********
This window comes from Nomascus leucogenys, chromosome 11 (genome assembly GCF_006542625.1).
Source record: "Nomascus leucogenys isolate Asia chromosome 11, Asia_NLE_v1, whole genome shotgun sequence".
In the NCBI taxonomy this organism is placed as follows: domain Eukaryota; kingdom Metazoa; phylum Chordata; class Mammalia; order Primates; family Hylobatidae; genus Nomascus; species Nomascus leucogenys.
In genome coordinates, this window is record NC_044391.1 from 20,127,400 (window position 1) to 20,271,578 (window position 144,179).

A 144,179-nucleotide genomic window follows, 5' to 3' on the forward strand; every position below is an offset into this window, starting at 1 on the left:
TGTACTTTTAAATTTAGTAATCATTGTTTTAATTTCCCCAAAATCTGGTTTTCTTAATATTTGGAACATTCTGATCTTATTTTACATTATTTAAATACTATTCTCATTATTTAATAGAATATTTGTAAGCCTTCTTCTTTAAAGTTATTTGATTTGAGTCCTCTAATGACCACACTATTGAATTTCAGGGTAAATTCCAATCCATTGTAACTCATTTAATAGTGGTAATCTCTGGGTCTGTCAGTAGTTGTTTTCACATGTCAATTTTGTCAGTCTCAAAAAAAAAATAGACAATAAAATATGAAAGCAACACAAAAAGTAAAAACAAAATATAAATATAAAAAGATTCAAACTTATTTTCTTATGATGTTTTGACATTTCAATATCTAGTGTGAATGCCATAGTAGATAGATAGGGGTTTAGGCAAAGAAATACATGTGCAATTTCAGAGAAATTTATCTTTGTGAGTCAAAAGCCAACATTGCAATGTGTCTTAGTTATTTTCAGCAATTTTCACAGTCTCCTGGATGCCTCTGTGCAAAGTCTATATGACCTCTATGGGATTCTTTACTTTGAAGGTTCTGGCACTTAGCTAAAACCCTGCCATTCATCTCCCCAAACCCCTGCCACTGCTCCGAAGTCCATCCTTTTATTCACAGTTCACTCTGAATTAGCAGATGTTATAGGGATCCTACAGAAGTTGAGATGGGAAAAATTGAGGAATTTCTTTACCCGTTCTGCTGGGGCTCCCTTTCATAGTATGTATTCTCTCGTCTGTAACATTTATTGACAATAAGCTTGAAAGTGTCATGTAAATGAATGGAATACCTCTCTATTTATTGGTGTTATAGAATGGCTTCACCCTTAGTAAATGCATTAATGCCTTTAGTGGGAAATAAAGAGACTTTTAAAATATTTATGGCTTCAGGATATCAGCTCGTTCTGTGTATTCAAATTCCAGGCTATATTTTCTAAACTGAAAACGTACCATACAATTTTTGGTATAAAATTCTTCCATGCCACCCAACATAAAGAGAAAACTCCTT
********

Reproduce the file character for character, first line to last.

This window comes from Nomascus leucogenys, chromosome 11 (genome assembly GCF_006542625.1).
Source record: "Nomascus leucogenys isolate Asia chromosome 11, Asia_NLE_v1, whole genome shotgun sequence".
In the NCBI taxonomy this organism is placed as follows: domain Eukaryota; kingdom Metazoa; phylum Chordata; class Mammalia; order Primates; family Hylobatidae; genus Nomascus; species Nomascus leucogenys.
In genome coordinates, this window is record NC_044391.1 from 20,127,400 (window position 1) to 20,271,578 (window position 144,179).

A 144,179-nucleotide genomic window follows, 5' to 3' on the forward strand; every position below is an offset into this window, starting at 1 on the left:
TGTACTTTTAAATTTAGTAATCATTGTTTTAATTTCCCCAAAATCTGGTTTTCTTAATATTTGGAACATTCTGATCTTATTTTACATTATTTAAATACTATTCTCATTATTTAATAGAATATTTGTAAGCCTTCTTCTTTAAAGTTATTTGATTTGAGTCCTCTAATGACCACACTATTGAATTTCAGGGTAAATTCCAATCCATTGTAACTCATTTAATAGTGGTAATCTCTGGGTCTGTCAGTAGTTGTTTTCACATGTCAATTTTGTCAGTCTCAAAAAAAAAATAGACAATAAAATATGAAAGCAACACAAAAAGTAAAAACAAAATATAAATATAAAAAGATTCAAACTTATTTTCTTATGATGTTTTGACATTTCAATATCTAGTGTGAATGCCATAGTAGATAGATAGGGGTTTAGGCAAAGAAATACATGTGCAATTTCAGAGAAATTTATCTTTGTGAGTCAAAAGCCAACATTGCAATGTGTCTTAGTTATTTTCAGCAATTTTCACAGTCTCCTGGATGCCTCTGTGCAAAGTCTATATGACCTCTATGGGATTCTTTACTTTGAAGGTTCTGGCACTTAGCTAAAACCCTGCCATTCATCTCCCCAAACCCCTGCCACTGCTCCGAAGTCCATCCTTTTATTCACAGTTCACTCTGAATTAGCAGATGTTATAGGGATCCTACAGAAGTTGAGATGGGAAAAATTGAGGAATTTCTTTACCCGTTCTGCTGGGGCTCCCTTTCATAGTATGTATTCTCTCGTCTGTAACATTTATTGACAATAAGCTTGAAAGTGTCATGTAAATGAATGGAATACCTCTCTATTTATTGGTGTTATAGAATGGCTTCACCCTTAGTAAATGCATTAATGCCTTTAGTGGGAAATAAAGAGACTTTTAAAATATTTATGGCTTCAGGATATCAGCTCGTTCTGTGTATTCAAATTCCAGGCTATATTTTCTAAACTGAAAACGTACCATACAATTTTTGGTATAAAATTCTTCCATGCCACCCAACATAAAGAGAAAACTCCTT